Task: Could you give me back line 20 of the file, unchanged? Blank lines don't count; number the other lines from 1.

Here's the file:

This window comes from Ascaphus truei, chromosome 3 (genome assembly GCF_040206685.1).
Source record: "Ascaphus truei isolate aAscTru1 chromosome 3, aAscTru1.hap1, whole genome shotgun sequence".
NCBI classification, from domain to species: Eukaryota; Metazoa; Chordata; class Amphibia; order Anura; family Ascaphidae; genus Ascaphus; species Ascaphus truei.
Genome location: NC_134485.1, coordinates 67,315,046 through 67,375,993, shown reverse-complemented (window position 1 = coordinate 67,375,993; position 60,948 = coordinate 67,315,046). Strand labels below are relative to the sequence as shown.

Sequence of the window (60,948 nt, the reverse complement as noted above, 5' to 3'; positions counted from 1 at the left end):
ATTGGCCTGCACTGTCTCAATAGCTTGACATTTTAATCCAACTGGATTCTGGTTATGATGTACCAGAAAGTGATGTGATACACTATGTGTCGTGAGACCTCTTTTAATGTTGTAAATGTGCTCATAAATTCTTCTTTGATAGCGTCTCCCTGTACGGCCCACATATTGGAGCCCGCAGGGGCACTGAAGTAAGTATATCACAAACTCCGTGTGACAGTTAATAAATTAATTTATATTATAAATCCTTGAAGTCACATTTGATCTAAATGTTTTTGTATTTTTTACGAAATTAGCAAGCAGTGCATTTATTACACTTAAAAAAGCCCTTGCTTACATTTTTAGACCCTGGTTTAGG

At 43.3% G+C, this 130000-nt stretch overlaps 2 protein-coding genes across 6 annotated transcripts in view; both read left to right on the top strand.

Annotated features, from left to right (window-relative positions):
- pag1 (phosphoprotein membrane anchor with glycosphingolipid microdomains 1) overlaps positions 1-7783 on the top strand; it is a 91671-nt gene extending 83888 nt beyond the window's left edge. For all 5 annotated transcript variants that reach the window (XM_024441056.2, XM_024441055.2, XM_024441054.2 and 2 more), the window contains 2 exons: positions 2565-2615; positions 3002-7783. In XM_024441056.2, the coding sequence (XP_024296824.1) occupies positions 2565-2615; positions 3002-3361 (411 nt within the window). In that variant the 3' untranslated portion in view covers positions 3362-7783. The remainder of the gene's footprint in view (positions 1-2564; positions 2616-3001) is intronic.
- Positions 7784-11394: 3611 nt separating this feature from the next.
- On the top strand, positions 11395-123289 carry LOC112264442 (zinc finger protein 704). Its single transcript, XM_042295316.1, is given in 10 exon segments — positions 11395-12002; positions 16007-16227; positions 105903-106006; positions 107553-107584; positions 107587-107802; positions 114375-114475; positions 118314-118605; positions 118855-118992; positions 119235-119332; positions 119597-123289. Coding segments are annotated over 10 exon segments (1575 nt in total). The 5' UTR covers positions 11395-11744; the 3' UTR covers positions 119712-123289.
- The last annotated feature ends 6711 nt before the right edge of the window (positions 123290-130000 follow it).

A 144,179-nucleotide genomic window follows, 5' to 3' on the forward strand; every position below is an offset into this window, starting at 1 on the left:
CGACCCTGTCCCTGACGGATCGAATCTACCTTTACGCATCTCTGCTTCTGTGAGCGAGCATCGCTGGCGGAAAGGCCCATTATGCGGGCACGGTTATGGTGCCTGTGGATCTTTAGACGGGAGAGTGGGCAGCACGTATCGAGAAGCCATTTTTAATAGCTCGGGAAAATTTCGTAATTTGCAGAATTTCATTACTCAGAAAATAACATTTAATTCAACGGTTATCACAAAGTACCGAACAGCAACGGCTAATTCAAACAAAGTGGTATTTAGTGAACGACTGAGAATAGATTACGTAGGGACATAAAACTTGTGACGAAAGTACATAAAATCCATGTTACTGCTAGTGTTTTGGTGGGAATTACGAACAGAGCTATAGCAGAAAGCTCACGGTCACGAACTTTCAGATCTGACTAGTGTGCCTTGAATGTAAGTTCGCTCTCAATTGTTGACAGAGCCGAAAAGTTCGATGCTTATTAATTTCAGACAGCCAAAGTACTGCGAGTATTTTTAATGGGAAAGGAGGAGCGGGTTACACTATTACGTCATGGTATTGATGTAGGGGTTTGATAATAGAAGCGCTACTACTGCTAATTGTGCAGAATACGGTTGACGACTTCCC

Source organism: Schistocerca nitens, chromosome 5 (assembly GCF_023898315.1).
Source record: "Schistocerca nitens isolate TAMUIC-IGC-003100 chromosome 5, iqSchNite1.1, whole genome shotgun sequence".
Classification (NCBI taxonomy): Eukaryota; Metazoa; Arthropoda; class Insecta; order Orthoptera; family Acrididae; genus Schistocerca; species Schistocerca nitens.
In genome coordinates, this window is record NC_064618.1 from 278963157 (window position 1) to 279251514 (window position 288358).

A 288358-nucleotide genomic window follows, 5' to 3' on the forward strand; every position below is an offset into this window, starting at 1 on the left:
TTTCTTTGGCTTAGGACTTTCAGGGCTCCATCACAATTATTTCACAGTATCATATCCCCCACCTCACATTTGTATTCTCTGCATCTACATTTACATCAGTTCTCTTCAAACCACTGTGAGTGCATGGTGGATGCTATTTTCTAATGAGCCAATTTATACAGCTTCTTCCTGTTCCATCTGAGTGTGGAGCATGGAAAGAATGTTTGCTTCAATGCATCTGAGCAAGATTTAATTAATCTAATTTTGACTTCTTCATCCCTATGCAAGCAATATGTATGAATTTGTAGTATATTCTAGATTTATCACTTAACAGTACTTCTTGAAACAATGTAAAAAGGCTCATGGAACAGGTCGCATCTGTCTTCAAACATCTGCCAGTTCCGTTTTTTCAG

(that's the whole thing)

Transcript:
TTTCTTTGGCTTAGGACTTTCAGGGCTCCATCACAATTATTTCACAGTATCATATCCCCCACCTCACATTTGTATTCTCTGCATCTACATTTACATCAGTTCTCTTCAAACCACTGTGAGTGCATGGTGGATGCTATTTTCTAATGAGCCAATTTATACAGCTTCTTCCTGTTCCATCTGAGTGTGGAGCATGGAAAGAATGTTTGCTTCAATGCATCTGAGCAAGATTTAATTAATCTAATTTTGACTTCTTCATCCCTATGCAAGCAATATGTATGAATTTGTAGTATATTCTAGATTTATCACTTAACAGTACTTCTTGAAACAATGTAAAAAGGCTCATGGAACAGGTCGCATCTGTCTTCAAACATCTGCCAGTTCCGTTTTTTCAG